Marian Cisovsky's fight for life inspires Viktoria Plzen's Champions League run

It took Viktoria Plzen fans months to find out what happened to their beloved Slovakian centre-back. Marian Cisovsky picked up a minor knee injury in a win over Slovan Liberec in March 2014, underwent a routine surgery and was supposed to come back relatively quickly -- but did not. As months went by, rumours regarding the situation became more and more grim. The truth was even worse.

"Cisovsky's illness is worse than cancer," Nova Sport's headline said in January. Tragically, that was indeed the case. The stopper is suffering from ALS, widely known as Lou Gehrig's disease. While cancer usually leaves room for hope, ALS doesn't. It gradually kills neurons, and thus a person loses control of his muscles, becoming unable to walk, speak and eventually breathe. Life expectancy is short -- no more than a few years, and there is absolutely no cure. Czech people know that only too well -- former prime minister Stanislav Gross died of ALS in April at the age of 45.

Hopelessness is a terrible feeling. Everyone's heart went out to Cisovsky. When Slovakia and the Czech Republic played a friendly in March, they dedicated the game to the 35-year-old, as a "Fight, Ciso" banner was placed on the field before the kickoff. "We are thinking about you. You can do it," the banner read. It is so natural to support a friend, but players on the pitch knew that their hopes are not realistic. Nobody can do it. No one survives ALS.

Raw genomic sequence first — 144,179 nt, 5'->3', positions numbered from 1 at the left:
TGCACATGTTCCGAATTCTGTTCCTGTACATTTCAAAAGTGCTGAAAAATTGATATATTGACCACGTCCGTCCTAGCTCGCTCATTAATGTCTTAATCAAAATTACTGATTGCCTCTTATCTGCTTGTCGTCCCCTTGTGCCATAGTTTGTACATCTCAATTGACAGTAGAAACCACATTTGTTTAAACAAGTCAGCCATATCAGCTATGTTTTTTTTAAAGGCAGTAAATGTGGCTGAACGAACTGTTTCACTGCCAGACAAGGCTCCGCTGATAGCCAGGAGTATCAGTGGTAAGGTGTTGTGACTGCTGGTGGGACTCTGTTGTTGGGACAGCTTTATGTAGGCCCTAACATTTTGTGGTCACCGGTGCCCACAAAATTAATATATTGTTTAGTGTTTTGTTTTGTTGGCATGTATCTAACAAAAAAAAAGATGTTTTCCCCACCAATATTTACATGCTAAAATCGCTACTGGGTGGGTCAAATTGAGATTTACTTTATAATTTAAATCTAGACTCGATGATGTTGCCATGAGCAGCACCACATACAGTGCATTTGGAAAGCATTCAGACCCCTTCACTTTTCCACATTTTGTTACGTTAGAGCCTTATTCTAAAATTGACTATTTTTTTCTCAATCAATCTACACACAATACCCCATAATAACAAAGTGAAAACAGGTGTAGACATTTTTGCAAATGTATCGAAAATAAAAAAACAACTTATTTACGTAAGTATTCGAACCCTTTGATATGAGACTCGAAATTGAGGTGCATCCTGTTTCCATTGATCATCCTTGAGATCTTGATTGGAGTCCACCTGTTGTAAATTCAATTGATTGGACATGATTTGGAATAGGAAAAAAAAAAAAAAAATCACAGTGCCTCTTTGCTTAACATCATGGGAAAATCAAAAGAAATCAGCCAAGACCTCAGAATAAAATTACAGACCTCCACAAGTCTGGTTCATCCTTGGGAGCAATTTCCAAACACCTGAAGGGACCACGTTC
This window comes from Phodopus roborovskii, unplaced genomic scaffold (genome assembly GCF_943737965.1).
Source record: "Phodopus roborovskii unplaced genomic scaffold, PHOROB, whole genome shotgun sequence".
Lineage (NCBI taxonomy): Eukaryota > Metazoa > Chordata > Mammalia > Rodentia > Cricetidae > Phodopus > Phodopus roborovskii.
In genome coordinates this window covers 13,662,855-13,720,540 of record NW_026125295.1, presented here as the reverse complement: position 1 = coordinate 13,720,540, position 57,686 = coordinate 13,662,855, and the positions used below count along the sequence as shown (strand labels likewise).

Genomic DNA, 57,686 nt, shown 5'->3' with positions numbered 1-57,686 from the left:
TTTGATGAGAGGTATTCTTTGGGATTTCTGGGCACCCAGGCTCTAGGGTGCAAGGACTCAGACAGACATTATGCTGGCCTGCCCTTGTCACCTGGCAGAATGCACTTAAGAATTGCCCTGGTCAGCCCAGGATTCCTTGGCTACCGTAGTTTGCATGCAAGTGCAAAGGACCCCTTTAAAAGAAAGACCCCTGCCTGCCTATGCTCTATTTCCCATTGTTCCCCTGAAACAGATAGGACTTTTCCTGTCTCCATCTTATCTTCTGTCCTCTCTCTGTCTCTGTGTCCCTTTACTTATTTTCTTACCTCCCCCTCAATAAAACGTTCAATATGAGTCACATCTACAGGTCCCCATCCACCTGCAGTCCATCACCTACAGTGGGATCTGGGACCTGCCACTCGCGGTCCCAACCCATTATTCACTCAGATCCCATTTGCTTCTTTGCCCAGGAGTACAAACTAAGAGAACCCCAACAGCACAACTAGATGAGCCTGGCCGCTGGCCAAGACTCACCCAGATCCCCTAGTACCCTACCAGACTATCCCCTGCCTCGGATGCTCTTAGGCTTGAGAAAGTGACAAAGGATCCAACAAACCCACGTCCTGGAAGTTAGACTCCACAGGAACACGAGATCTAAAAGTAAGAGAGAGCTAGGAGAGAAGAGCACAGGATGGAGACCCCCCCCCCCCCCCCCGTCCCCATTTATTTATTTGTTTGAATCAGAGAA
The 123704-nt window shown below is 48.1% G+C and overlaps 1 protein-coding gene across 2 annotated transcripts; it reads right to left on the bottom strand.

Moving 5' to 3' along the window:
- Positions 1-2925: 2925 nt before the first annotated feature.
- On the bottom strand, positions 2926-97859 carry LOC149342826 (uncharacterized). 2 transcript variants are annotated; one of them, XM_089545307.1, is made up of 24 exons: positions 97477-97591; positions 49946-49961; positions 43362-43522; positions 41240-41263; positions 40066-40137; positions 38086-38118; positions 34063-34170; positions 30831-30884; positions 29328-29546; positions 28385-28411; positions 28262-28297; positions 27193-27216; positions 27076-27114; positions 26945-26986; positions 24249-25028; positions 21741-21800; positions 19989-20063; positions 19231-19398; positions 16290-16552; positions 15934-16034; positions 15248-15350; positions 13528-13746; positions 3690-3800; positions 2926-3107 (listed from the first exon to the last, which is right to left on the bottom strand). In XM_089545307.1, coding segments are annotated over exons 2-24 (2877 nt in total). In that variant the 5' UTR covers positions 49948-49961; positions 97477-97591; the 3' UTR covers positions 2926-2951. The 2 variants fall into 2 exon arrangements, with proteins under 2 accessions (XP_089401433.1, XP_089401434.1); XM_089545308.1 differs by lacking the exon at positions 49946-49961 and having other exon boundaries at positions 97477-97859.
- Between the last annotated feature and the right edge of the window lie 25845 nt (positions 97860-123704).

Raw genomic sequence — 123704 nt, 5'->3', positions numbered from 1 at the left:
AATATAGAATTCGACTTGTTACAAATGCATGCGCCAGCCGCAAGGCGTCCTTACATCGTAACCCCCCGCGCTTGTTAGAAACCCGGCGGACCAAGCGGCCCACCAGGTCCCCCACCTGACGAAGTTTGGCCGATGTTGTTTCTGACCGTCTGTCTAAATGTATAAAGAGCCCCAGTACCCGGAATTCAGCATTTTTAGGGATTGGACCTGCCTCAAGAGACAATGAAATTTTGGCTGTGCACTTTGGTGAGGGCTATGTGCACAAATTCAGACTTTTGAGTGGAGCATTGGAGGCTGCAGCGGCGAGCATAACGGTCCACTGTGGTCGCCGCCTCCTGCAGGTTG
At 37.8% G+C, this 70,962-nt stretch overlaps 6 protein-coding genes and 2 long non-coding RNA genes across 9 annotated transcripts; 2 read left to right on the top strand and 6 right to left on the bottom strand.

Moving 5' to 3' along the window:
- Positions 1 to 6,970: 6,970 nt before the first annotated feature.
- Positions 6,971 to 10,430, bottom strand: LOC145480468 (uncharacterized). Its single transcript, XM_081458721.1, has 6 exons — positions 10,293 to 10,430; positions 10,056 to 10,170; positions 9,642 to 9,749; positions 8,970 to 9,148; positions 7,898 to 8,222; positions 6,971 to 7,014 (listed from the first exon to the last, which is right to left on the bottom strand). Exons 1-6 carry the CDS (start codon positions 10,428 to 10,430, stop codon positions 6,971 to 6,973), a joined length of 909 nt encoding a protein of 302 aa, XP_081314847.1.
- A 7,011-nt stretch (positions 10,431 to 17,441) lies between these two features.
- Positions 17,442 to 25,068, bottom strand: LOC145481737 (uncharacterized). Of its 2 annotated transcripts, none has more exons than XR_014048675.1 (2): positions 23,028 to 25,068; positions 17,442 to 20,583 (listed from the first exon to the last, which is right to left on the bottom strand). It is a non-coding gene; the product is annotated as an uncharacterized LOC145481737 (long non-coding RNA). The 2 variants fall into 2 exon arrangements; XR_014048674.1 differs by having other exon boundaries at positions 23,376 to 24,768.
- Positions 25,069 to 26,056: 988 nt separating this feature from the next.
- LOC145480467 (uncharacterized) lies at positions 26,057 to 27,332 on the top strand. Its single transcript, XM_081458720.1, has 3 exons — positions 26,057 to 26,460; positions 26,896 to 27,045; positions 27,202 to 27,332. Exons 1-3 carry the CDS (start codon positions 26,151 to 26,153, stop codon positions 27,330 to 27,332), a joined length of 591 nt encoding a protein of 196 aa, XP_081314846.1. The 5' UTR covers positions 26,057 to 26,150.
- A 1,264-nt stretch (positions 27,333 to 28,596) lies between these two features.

Plzen supporters were devastated to learn that they will never see the popular 35-year-old Ciso playing football again. Ever since joining Viktoria in the summer of 2011, just after the team won their first ever championship title under the bold leadership of coach Pavel Vrba, he became an integral part of the team. Elegant and technically gifted, Cisovsky was a rather unusual type of centre-back. He liked to build the play from behind and frequently joined attacks with Beckenbauer-style runs forward.

Vrba, who now works wonders with the Czech Republic national team, implemented an attacking style and was at times criticized for naivety, refusing to park the bus when needed. That was the case when Plzen threw away the win against Jablonec in October 2012, but Cisovsky was having none of it.

"We will not play to defend our lead. That is why 10,000 fans come to watch us play in every game. We just don't want to win 1-0. That means that I have to work harder as a defender, but I am glad to play football that people can enjoy," Cisovsky said. That was his mantra, and it perfectly suited the team's philosophy.

It was no surprise, therefore, that Cisovsky was quite prolific in front of goal. He netted 12 times in the Czech league over three seasons, and his contribution was especially crucial in the qualifying stages of the 2013-14 Champions League, when he scored five goals, including a hat trick versus Nomme Kalju of Estonia. That enabled Plzen to qualify for the group stages for the second time and face the likes of Manchester City and Bayern Munich.

In his first Champions League campaign, two years previous, Cisovsky was privileged to play against Barcelona and AC Milan. Not everything went according to plan as he conceded a harsh penalty for a handball he was unable to prevent at San Siro, and was rather unfairly sent off for the foul on Leo Messi after slipping on a wet pitch, but the Slovak thoroughly enjoyed trying to stop the best strikers on the planet nevertheless.

His professional attitude, modest personality and intelligent interviews made him immensely popular with the fans. Marian was the role model for younger teammates, and that was also the case at Politehnica Timisoara of Romania, whom he joined in 2008 after winning three championship titles in Slovakia with Inter Bratislava and Artmedia Petrzalka.